Ex-NSA Contractor Accused of Stealing Documents Ordered Detained

(Bloomberg) -- Harold Martin, the former National Security Agency contractor accused of stealing millions of pages of data over a 20-year period, lost his bid to be released from federal custody.

Martin, 51, of Glen Burnie, Maryland, has been under arrest since Aug. 27. He is charged with stealing government property and the unauthorized removal and retention of classified materials by a government worker. He was employed by Booz Allen Hamilton Holding Corp., under assignment to the NSA.

On Friday, U.S. Magistrate Judge A. David Copperthite in Baltimore rejected Martin’s request that he set conditions for his release, citing his mental health status -- including alcohol abuse, threats of suicide and possession of weapons of which his wife was unaware.

“Defendant is highly intelligent and capable of flight,” Copperthite said in a one-page order following a court hearing.

Martin’s lawyers had argued their client wasn’t a flight risk or a danger to his community.

“Courts across the country, including in this District, have released defendants facing similar charges,” his lawyers, from the Maryland Federal Public Defender’s Office, said in a filing late Thursday.

‘Overwhelming’ Evidence

The government vehemently disagreed.

“After betraying the most important trust the United States can grant, the defendant presents a high risk of flight, a risk to the nation, and to the physical safety of others,” the U.S. said in an earlier filing, adding the evidence of his guilt is “overwhelming.”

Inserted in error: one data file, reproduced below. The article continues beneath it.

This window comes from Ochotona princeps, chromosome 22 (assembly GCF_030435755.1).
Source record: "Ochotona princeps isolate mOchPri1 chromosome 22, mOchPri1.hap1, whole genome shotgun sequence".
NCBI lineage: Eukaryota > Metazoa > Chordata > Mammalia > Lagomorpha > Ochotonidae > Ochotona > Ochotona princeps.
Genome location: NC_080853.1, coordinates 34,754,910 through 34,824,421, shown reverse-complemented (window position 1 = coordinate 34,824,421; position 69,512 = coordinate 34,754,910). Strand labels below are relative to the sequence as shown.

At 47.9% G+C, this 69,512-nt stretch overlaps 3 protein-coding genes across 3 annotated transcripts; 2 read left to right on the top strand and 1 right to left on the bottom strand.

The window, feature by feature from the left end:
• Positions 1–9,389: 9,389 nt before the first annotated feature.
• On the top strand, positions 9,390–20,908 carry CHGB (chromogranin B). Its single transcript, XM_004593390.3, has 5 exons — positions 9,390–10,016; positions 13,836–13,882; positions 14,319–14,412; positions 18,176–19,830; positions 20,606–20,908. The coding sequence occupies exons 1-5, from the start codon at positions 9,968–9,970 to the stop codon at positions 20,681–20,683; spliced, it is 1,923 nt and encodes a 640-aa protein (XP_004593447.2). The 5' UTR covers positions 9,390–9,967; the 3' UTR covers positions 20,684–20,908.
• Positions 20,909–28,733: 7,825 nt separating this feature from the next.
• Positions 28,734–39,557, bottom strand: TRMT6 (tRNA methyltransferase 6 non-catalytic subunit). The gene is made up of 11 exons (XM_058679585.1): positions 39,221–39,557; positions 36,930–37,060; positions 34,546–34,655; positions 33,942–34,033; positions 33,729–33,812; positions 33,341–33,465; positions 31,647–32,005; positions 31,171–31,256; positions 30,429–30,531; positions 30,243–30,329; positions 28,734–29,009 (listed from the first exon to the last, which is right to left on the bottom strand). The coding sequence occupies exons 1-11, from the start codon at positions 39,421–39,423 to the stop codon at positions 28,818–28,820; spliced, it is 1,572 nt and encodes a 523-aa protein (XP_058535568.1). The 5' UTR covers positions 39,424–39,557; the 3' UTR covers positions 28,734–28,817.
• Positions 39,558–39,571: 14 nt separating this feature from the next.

Martin allegedly took and stored in his home and car, “a vast amount of irreplaceable classified information,” according to the government filing. “His thefts involved classified government materials that were dated from 1996 through 2016, spanning two decades’ worth of extremely sensitive information.” The government estimated the volume of just the electronic files at 50,000 gigabytes. A single gigabyte can hold 10,000 pages of information.

Martin faces as long as 11 years in prison if convicted. Held on only a criminal complaint, Martin hasn’t been indicted or arraigned, and hasn’t entered a formal plea. The government said he could face additional charges, including espionage.

Booz Allen Hamilton also employed Edward Snowden, who took and released thousands of classified files from the NSA in 2013 before fleeing the country.

The case is U.S. v. Martin, 16-mj-2254, U.S. District Court, District of Maryland (Baltimore).